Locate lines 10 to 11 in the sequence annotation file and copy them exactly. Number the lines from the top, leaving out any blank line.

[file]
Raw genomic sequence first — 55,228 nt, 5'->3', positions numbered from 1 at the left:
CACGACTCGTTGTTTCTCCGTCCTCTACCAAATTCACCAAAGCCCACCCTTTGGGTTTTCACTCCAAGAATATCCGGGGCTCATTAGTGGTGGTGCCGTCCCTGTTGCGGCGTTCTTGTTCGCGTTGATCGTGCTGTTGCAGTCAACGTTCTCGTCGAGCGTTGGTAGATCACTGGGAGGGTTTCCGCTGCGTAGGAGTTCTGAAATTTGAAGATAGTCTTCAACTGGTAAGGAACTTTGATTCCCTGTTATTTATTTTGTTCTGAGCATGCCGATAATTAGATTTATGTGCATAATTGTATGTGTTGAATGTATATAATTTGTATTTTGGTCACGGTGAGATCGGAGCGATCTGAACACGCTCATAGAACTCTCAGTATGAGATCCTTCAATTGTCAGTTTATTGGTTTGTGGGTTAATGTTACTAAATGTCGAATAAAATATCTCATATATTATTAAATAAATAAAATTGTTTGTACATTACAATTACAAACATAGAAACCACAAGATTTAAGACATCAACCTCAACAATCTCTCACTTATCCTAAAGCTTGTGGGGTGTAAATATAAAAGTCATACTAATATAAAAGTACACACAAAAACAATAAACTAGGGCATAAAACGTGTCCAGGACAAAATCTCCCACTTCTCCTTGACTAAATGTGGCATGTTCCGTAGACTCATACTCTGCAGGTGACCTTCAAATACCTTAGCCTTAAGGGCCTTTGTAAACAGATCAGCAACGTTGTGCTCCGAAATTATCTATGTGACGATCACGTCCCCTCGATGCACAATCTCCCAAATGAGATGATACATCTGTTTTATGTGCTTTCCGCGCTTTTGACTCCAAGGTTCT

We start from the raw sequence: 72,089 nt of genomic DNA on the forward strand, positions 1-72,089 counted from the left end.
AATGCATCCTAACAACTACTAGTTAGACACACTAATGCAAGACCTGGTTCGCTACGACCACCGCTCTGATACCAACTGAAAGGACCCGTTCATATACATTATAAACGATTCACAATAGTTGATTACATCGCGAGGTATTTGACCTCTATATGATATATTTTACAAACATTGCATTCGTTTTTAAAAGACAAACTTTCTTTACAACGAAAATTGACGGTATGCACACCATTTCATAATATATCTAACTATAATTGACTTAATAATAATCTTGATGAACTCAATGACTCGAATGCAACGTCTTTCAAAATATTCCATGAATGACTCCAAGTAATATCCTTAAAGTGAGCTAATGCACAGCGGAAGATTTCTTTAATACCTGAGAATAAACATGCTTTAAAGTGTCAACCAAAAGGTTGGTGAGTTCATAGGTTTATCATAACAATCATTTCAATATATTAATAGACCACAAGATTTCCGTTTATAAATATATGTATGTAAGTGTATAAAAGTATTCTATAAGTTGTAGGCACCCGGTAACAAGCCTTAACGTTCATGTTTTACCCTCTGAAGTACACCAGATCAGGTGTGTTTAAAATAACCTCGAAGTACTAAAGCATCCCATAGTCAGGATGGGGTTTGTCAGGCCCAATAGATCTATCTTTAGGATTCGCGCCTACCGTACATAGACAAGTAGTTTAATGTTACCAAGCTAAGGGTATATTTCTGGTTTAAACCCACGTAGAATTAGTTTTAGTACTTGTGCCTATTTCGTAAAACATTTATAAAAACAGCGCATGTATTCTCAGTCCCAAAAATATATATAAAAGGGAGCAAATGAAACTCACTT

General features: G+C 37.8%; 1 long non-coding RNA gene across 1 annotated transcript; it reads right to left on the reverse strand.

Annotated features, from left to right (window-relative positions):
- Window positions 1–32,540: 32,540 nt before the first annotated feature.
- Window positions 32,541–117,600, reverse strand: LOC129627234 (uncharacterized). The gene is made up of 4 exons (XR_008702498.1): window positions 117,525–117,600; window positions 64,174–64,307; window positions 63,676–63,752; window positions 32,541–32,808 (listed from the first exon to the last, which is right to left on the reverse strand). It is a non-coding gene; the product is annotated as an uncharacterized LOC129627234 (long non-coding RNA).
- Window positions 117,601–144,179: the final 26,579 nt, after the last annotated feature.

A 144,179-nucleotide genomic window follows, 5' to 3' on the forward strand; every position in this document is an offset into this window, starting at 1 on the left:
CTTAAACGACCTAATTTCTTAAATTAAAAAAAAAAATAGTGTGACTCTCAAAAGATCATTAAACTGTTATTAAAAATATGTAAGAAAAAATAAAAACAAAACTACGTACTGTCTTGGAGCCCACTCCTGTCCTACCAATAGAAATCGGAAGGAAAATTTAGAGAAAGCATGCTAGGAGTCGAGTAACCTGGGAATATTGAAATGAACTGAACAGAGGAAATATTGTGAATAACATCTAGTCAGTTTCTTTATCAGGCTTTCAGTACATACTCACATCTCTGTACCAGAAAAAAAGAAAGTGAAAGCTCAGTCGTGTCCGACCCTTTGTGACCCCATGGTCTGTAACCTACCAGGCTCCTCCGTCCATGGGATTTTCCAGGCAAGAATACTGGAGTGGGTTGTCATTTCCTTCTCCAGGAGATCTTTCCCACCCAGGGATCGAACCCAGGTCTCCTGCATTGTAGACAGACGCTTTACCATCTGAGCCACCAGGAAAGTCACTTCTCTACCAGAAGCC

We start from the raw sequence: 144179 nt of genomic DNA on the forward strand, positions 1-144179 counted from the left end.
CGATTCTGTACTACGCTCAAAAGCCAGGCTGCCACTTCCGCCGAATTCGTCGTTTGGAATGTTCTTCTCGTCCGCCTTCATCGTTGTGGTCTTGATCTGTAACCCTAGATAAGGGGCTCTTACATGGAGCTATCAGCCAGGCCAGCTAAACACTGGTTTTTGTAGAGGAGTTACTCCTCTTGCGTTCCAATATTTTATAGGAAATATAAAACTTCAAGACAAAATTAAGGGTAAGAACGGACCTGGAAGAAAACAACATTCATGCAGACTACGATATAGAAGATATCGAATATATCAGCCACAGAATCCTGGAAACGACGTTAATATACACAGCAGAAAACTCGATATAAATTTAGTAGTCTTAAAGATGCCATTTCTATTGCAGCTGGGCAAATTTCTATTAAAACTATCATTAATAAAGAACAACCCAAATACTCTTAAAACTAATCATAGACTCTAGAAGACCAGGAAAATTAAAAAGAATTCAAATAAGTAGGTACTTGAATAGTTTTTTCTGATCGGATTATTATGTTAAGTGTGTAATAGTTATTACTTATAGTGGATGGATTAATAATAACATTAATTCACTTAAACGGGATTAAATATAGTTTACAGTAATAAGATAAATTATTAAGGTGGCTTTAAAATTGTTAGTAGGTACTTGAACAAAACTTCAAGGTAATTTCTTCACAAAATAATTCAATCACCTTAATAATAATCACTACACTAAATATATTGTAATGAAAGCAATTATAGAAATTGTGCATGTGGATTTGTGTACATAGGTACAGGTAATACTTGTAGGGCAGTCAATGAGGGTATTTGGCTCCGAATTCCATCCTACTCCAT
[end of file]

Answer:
A 144,179-nucleotide genomic window follows, 5' to 3' on the forward strand; every position in this document is an offset into this window, starting at 1 on the left:
CTTAAACGACCTAATTTCTTAAATTAAAAAAAAAAATAGTGTGACTCTCAAAAGATCATTAAACTGTTATTAAAAATATGTAAGAAAAAATAAAAACAAAACTACGTACTGTCTTGGAGCCCACTCCTGTCCTACCAATAGAAATCGGAAGGAAAATTTAGAGAAAGCATGCTAGGAGTCGAGTAACCTGGGAATATTGAAATGAACTGAACAGAGGAAATATTGTGAATAACATCTAGTCAGTTTCTTTATCAGGCTTTCAGTACATACTCACATCTCTGTACCAGAAAAAAAGAAAGTGAAAGCTCAGTCGTGTCCGACCCTTTGTGACCCCATGGTCTGTAACCTACCAGGCTCCTCCGTCCATGGGATTTTCCAGGCAAGAATACTGGAGTGGGTTGTCATTTCCTTCTCCAGGAGATCTTTCCCACCCAGGGATCGAACCCAGGTCTCCTGCATTGTAGACAGACGCTTTACCATCTGAGCCACCAGGAAAGTCACTTCTCTACCAGAAGCC